The Maryland Institute College of Art professor and internationally exhibited fiber artist, Annet Couwenberg, is having an an intimate exhibition of 10 extraordinary works presented at the Baltimore Museum of Art from August through next February. The exhibition is called Annet Couwenberg: From Digital to Damask.
Don Lee is the author of a story collection and four novels. His latest novel, published by Norton this summer, is called Lonesome Lies Before Us, its title inspired by brooding lyrics of the alt-country movement.
This summer festival, co-curated by Marin Alsop and cellist, Inbal Segev, is taking place in three Baltimore venues – Peabody, Joe Squared, and the Meyerhoff – July 13-15. Here is Inbal Segev with more.
The exhibition, Frédéric Bazille and the Birth of Impressionism, which closed at the National Gallery of Art in D.C. yesterday, had an interesting music tidbit. Frédéric Bazille made this painting of his friend, Edmond Maître, in 1869. The curator’s note tells us that their shared love of music was the foundation of their friendship. […]
Ink Press Productions in Baltimore is a collaborative project devoted to the community of book art. Its founders and curators are Tracy Dimond and Amanda McCormick, and they came to talk about their vision.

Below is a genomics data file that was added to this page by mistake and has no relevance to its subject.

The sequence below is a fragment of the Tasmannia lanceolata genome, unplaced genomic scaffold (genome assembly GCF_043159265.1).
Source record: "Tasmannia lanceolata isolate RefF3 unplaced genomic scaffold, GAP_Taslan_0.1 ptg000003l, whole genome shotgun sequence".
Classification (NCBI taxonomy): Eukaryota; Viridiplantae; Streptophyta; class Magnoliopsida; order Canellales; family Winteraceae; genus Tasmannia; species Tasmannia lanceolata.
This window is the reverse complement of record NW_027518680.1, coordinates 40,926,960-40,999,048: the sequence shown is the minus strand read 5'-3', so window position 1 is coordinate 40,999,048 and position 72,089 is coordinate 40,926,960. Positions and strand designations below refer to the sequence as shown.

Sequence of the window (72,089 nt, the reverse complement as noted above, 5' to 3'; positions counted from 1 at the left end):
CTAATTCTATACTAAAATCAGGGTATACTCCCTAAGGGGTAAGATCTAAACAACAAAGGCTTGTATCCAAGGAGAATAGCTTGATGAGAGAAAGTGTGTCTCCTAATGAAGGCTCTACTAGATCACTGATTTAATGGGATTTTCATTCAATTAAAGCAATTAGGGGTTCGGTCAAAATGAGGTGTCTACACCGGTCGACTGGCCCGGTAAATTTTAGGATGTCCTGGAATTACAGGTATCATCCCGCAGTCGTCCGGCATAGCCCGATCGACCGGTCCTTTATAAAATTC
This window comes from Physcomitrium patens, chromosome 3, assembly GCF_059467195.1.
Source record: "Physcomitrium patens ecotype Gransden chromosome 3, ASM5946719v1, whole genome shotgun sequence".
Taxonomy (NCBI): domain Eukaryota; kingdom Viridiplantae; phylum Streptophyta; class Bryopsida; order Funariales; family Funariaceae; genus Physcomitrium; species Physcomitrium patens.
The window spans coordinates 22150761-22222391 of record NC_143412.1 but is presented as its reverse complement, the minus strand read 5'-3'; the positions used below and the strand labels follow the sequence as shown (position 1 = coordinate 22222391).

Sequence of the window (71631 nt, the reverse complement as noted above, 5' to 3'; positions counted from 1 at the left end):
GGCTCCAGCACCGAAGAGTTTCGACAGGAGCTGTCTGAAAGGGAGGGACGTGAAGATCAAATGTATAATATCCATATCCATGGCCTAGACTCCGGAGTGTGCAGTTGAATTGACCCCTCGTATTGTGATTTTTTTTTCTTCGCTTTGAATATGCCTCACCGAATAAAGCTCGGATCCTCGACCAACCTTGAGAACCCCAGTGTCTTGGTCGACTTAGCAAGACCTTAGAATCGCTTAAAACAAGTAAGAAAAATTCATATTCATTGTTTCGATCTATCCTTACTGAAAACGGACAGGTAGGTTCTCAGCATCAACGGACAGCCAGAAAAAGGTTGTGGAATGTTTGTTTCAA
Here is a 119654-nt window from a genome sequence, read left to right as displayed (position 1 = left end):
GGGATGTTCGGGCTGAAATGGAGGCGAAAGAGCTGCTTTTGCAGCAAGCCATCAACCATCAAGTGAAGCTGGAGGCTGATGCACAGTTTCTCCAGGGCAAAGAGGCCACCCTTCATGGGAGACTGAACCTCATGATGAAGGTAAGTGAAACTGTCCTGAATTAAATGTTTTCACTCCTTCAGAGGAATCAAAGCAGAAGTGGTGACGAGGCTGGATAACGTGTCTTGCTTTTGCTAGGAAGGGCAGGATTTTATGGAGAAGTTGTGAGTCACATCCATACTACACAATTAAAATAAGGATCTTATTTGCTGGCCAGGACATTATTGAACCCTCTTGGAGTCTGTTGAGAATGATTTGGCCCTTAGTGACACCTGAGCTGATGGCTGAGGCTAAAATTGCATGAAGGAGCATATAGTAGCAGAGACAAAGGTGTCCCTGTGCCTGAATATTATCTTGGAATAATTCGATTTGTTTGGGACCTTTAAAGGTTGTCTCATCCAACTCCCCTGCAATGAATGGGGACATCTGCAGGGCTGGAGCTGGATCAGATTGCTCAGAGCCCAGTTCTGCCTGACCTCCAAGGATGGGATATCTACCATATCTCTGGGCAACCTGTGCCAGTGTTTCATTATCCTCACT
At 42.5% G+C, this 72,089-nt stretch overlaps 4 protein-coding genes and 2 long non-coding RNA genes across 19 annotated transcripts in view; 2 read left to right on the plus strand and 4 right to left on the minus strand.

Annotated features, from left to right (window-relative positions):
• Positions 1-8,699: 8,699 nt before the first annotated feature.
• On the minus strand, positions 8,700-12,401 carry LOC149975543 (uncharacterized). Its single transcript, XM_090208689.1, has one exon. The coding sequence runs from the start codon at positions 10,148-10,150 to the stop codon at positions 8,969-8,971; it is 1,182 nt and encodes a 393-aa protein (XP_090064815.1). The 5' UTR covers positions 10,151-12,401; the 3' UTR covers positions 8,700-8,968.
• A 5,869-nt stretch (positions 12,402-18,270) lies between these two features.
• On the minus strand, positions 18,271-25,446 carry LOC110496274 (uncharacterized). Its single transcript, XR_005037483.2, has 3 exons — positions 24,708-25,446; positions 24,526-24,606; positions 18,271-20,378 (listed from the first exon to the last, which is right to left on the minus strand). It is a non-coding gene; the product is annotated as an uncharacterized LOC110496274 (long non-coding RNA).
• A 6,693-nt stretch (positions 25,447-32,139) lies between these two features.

The Baltimore Shakespeare Factory’s summer productions are A Midsummer Night’s Dream and Love’s Labour’s Lost. BSF Founding Artistic Director, Tom Delise, came to talk about them.
It was a pleasure to speak with three curators and conservators from the Walters Art Museum – Abigail Quandt, Head of Book and Paper Conservation, Lynley Anne Herbert, Assistant Curator of Rare Books and Manuscripts, and Cathie Magee, post-graduate fellow in book conservation – about a project to conserve a manuscript of great historical significance. […]
George Marriner Maull, the Artistic Director of the Discovery Orchestra, is urging you to do just that — fall in love with music, that is — on a series being aired on public television.
Romanticism is one of those useful umbrella terms that covers not only our personal predilections – candle lit dinners, happy endings – but also that great swath of artistic endeavor that embraced thinking, literature, art, and music from the late 18th century through the early 20th century. The first whispers of Romanticism came with the Sturm […]
Maryland native, Deborah Rudacille, author of The Scalpel and the Butterfly, The Riddle of Gender, and Roots of Steel, has been awarded a prestigious Guggenheim Fellowship. She came to talk to Booknotes about the honor.